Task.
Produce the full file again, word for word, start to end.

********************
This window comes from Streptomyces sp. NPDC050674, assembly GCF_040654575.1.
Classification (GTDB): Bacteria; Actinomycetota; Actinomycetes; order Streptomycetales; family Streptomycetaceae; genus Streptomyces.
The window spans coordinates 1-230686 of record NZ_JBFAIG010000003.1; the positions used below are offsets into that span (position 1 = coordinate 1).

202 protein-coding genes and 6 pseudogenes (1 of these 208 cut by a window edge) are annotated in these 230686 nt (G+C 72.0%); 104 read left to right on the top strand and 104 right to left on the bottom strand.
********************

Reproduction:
This window comes from Streptomyces sp. NPDC050674, assembly GCF_040654575.1.
Classification (GTDB): Bacteria; Actinomycetota; Actinomycetes; order Streptomycetales; family Streptomycetaceae; genus Streptomyces.
The window spans coordinates 1-230686 of record NZ_JBFAIG010000003.1; the positions used below are offsets into that span (position 1 = coordinate 1).

202 protein-coding genes and 6 pseudogenes (1 of these 208 cut by a window edge) are annotated in these 230686 nt (G+C 72.0%); 104 read left to right on the top strand and 104 right to left on the bottom strand.